Wage Discrimination

First published on Friday, Jan 13, 2023

Last updated on Wednesday, May 24, 2023

When you hear the term wage discrimination, most people think of the gender pay gap. However, wage discrimination can affect anyone. It occurs when an employee is paid less based on other protected characteristics under human rights legislation.

In this guide, we’ll explain what wage discrimination is, the gender wage gap, and how to eliminate it in the workplace.

What is Wage Discrimination?

Wage discrimination means paying someone less because of their gender, religion, ethnic origin, or another protected characteristic under human rights legislation. Wage discrimination examples include:

  • Paying women less than men because of their gender.
  • Paying women less than other women because of their race.
  • Paying someone less than others because of their religion.

Wage discrimination based on gender is prevalent across different industries, which include:

  • Finance and insurance.
  • Healthcare.
  • Transportation.
  • Warehousing.
  • Non-profits.

Men can also be victims of wage discrimination for the same reasons protected under human right legislation. However, this is less common than the previous examples listed.

It is important that you pay your employees equally for work of equal value. This will protect you from human rights claims for wage discrimination.

What is the Gender Wage Gap? The Gender Wage Gap (“GWG”) is a widely recognized instance of wage discrimination in Canada. The GWG is the difference in pay that men and women receive for the same or similar work.

The GWG is typically greater for racialized women, Indigenous women, and women with disabilities. Various jurisdictions have introduced legislation to combat the GWG in Canada.

What is Canada doing about Wage Discrimination?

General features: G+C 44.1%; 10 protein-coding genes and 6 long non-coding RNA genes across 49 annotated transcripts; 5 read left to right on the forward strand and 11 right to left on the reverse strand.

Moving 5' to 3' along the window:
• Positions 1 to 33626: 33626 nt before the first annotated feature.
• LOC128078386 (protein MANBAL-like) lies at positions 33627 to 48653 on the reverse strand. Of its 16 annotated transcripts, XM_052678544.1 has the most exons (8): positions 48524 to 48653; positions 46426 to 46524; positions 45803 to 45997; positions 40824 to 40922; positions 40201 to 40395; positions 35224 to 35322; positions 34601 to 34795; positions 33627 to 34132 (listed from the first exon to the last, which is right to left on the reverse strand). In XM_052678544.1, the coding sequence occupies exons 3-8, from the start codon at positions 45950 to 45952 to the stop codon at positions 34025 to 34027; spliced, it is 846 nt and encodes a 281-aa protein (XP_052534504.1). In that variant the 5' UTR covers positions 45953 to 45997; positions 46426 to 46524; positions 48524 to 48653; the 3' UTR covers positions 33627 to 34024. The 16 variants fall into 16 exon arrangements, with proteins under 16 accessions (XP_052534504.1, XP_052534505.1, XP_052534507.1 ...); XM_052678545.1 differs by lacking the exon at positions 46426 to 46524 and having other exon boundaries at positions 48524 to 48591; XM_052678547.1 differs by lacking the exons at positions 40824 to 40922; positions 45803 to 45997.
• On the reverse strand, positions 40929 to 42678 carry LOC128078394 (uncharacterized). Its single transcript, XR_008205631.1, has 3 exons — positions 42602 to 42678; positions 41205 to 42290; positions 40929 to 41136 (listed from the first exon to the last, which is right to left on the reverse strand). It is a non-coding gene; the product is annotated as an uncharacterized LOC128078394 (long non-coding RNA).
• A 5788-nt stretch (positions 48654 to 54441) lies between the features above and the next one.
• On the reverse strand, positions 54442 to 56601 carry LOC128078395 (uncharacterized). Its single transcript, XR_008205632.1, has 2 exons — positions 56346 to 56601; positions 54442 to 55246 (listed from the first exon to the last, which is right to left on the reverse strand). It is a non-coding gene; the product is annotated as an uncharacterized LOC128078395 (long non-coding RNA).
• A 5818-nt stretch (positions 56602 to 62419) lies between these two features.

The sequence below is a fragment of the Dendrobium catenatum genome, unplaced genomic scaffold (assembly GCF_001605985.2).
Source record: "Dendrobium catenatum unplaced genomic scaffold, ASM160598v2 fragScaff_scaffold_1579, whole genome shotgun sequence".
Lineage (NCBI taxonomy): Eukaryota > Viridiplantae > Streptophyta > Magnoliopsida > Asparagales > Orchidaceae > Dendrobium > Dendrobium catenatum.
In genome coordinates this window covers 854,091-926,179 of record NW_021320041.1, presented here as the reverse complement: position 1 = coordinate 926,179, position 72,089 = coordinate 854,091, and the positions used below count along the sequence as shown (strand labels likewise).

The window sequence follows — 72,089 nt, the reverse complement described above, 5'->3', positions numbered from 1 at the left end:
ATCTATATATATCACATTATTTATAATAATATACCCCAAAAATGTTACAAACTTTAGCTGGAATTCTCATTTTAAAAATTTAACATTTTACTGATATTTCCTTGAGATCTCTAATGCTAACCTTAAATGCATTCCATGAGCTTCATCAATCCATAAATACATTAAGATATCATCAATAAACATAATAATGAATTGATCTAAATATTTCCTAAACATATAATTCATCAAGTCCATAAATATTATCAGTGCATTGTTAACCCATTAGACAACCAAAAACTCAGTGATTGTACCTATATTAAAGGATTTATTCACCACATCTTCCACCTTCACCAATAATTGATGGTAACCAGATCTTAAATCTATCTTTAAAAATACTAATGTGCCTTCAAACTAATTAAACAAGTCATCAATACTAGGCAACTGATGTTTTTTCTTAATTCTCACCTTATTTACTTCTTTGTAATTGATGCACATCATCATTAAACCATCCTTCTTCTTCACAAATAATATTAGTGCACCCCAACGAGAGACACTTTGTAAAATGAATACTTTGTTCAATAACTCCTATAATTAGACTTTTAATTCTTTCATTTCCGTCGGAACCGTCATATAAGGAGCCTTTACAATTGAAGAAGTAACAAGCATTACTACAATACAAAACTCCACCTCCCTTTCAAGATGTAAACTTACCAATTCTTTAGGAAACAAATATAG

As an employer, you must familiarize yourself with the applicable federal or provincial laws surrounding equal pay to avoid wage discrimination in your business.

Federal Wage Discrimination Laws

In 2018, the federal government of Canada passed the Pay Equity Act, which came into force on August 31, 2021. This legislation introduces a new proactive pay equity process for federally regulated workplaces with ten employees or more. Federal workplaces include:

  • Air transportation such as airports and airlines.
  • Television and broadcast companies.
  • Banks.

The central premise of this legislation is to require employers to establish and update pay equity practices within their workplaces. Employers must:

  • Identify the different job classes made up of positions in their workplace;
  • Determine whether each job class is predominantly male, predominantly female or gender neutral;
  • Determine the value of work of each predominantly female or male job class;
  • Calculate the compensation of each predominantly female or male job class; and,
  • Draw a compensation between predominantly female and male job classes doing work of equal or comparable value.

Employers are required to ensure pay equity within their workplace and close any gaps in pay between genders.

Provincial Wage Discrimination Laws

Let's discuss the wage discrimination laws for different provinces.


The Alberta Human Rights Act states that where employees of both sexes perform the same or similar work for an employer, they must receive the same rate of pay.

Employers may be able to pay employees doing the same role different wages if the reason isn’t based on gender. For example, an employer may pay a female employee more than a male because of her experience and education.

British Columbia

British Columbia does not have legislation in place to deal with pay equity between genders.

However, if an employee is paid less because of their gender, they may commence a complaint under human rights legislation. This is because paying an employee less solely because of their gender is considered discrimination.


The Ontario Pay Equity Act ensures that employers pay women and men equal pay for work of equal value. This means that men and women must receive equal pay for performing jobs that may be very different but are of equal or comparable value to the company.